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Fenton reaction facilitates organic nitrogen acquisition by an ectomycorrhizal fungus

Op De Beeck, Michiel, Troein, Carl, Peterson, Carsten, Persson, Per, Tunlid, Anders
Thenew phytologist 2018 v.218 no.1 pp. 335-343
Paxillus involutus, ammonium, ancestry, dynamic models, ectomycorrhizae, enzymes, genes, hydroxyl radicals, iron, mycorrhizal fungi, nitrogen, nutrients, organic compounds, oxidation, proteins, proteolysis, saprotrophs, soil organic matter, symbionts, trees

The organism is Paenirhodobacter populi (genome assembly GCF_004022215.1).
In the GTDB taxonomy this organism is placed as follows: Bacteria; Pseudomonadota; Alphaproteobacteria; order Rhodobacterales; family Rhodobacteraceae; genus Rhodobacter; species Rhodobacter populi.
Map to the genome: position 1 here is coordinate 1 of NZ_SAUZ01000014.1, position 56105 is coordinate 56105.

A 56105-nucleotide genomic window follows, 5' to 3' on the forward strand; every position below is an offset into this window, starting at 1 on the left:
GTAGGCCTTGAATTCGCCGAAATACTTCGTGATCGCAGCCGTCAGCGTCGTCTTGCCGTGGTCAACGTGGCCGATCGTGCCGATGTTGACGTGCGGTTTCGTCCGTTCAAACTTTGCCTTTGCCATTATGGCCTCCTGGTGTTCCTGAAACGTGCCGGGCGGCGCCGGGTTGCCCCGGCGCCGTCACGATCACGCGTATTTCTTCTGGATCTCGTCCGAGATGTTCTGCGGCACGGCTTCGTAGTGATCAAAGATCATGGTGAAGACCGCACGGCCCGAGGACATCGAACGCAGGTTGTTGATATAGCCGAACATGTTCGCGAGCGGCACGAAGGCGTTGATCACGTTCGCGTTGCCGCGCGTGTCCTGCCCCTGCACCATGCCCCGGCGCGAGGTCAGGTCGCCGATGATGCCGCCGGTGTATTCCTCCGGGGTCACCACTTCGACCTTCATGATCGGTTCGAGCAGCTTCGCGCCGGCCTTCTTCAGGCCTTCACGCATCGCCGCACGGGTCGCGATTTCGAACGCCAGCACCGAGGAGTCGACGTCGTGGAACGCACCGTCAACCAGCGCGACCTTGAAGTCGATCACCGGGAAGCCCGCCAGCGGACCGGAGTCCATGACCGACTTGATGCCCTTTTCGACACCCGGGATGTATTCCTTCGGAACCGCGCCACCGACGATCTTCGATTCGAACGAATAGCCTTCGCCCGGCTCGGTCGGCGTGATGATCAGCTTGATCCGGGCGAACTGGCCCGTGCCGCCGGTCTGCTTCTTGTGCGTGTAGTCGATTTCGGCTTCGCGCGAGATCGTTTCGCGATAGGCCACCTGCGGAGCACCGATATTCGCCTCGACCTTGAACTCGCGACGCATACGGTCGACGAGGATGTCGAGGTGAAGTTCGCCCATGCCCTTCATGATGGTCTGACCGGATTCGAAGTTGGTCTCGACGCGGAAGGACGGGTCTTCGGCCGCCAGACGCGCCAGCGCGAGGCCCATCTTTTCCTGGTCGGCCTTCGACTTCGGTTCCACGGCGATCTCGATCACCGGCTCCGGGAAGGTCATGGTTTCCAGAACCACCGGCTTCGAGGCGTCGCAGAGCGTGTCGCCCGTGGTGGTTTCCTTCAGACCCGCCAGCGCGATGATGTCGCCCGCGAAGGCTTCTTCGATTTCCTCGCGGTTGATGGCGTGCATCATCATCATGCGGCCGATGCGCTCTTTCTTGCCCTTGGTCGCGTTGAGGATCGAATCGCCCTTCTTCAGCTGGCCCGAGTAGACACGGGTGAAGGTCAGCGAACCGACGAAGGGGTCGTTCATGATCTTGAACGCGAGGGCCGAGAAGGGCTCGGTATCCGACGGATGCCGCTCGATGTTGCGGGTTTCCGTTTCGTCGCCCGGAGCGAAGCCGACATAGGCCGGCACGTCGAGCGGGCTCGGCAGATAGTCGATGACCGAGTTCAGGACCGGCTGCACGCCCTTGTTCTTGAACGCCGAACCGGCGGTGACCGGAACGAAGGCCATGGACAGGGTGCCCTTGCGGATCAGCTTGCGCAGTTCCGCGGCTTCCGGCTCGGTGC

Boreal trees rely on their ectomycorrhizal fungal symbionts to acquire growth‐limiting nutrients, such as nitrogen (N), which mainly occurs as proteins complexed in soil organic matter (SOM). The mechanisms for liberating this N are unclear as ectomycorrhizal fungi have lost many genes encoding lignocellulose‐degrading enzymes present in their saprotrophic ancestors. We hypothesized that hydroxyl radicals (˙OH), produced by the ectomycorrhizal fungus Paxillus involutus during growth on SOM, are involved in liberating organic N. Paxillus involutus was grown for 7 d on N‐containing or N‐free substrates that represent major organic compounds of SOM. ˙OH production, ammonium assimilation, and proteolytic activity were measured daily. ˙OH production was strongly induced when P. involutus switched from ammonium to protein as the main N source. Extracellular proteolytic activity was initiated shortly after the oxidation. Oxidized protein substrates induced higher proteolytic activity than unmodified proteins. Dynamic modeling predicted that ˙OH production occurs in a burst, regulated mainly by ammonium and ferric iron concentrations. We propose that the production of ˙OH and extracellular proteolytic enzymes are regulated by similar nutritional signals. Oxidation works in concert with proteolysis, improving N liberation from proteins in SOM. Organic N mining by ectomycorrhizal fungi has, until now, only been attributed to proteolysis.